Re: Idle curosity
With a warm engineÖ
1. Make sure your twist throttle is turning freely. Try twisting it further toward the off position and see if itís hanging up and holding open the throttle. If this doesnít workÖ
2. Make sure your throttle cable jacket ends are seated properly and the cable isnít adjusted too short at the top of the carb or at the twist throttle. If it is, it may be holding the throttle open. If this doesnít workÖ
3. Take off the top of the carburetor and take out the barrel (the cylindrical part that is attached to the end of the throttle cable and that goes up and down when you twist the throttle). If I remember right, there is a small slot on the side of the throttle barrel that has to line up with a small pin in the side of the carburetor to work properly. When I first assembled my carb, I misaligned the pin and the engine idle had symptoms like you describe. Once I reassembled the carb correctly, it worked fine.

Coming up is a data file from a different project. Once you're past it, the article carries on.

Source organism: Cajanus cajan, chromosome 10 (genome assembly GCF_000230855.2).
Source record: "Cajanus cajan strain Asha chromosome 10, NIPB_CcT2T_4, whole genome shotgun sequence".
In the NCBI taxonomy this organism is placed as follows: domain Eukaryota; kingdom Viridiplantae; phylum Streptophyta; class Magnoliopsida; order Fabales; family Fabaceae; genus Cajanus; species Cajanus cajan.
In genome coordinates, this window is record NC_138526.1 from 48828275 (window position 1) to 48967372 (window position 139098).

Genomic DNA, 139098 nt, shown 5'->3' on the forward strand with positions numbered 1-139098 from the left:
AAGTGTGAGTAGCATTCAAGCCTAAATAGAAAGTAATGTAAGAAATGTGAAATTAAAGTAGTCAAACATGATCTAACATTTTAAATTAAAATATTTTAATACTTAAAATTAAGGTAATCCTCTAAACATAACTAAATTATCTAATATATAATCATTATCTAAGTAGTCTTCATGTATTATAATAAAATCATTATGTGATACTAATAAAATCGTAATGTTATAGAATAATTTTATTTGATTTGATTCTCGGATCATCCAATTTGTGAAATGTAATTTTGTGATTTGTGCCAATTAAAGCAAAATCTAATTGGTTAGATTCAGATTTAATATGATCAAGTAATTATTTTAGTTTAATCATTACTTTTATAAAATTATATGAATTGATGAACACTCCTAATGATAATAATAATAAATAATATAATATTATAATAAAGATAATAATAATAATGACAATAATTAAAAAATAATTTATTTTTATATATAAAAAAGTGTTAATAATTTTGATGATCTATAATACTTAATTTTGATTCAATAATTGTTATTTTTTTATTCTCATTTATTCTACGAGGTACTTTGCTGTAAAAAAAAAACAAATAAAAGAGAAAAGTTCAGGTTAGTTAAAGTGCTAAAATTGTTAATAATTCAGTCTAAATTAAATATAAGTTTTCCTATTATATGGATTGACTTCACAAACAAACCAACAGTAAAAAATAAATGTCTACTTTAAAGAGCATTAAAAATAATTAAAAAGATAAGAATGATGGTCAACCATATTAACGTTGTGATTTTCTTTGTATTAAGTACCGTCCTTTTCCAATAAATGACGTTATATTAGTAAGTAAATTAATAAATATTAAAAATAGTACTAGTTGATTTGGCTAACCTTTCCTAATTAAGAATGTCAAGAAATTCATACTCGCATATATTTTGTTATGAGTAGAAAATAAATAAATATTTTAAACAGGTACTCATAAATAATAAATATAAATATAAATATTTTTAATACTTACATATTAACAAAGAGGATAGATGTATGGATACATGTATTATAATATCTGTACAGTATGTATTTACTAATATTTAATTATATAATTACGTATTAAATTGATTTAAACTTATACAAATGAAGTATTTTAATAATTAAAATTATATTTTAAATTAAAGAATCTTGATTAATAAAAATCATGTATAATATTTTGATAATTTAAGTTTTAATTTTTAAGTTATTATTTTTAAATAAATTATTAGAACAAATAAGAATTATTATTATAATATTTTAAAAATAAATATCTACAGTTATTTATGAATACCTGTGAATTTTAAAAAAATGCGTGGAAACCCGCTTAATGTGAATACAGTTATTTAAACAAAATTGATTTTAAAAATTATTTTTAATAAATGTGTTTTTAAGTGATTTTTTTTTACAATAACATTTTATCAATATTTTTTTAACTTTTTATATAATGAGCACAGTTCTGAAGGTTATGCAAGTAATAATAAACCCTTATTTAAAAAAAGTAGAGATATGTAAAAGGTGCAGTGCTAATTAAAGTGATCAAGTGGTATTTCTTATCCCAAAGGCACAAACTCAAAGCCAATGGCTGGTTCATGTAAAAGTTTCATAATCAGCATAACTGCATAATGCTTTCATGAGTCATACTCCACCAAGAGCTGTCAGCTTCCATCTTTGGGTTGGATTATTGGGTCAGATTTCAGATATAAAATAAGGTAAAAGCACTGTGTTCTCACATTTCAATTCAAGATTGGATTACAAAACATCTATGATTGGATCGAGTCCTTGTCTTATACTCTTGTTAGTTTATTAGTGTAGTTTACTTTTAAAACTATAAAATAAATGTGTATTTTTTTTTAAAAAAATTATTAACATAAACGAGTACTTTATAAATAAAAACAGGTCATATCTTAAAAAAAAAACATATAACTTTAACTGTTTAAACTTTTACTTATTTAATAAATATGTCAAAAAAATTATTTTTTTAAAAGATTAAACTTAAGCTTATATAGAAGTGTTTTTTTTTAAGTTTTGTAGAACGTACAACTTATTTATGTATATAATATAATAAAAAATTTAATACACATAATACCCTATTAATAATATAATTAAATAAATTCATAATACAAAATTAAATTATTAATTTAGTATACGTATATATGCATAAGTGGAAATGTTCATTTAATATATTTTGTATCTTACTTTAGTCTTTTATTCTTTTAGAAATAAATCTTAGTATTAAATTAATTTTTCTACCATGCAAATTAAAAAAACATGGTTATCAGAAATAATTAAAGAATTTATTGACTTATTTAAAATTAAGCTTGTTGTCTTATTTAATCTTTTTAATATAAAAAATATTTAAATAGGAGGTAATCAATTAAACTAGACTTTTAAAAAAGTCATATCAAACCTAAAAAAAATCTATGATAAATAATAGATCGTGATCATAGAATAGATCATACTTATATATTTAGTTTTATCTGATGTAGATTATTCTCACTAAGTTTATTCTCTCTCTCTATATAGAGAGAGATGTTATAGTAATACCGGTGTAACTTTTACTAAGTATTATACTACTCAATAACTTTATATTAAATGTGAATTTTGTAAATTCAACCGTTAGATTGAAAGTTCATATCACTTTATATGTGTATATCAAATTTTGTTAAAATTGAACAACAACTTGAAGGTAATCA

[Iíve only built one motorized bicycle and have experienced all of the above.]
4. I donít think I had any air leaks to speak of, but I sealed the carburetor onto the intake manifold by putting a little gasket paste from a tube onto the flat round end of the manifold (see photo) before finally installing the carburetor Ė just in case. Thatís the only place I could see where there might be a leak.
As I understand it, the end of the idle set screw is tapered and the throttle barrel rests on it when in the idle position (assuming the cable isnít too short and moves freely). When you turn the idle set screw in, the throttle barrel rests on a wider part of the taper allowing the engine to run faster. If everything is working and installed properly, you should be able to set the idle low enough for the engine to quit and high enough to be annoying.
Unless the connecting parts between the carburetor and manifold are damaged, misaligned, or defective, I donít see many places where much of a leak could develop.
Last edited by Earthman; 05-24-2009 at 08:44 AM.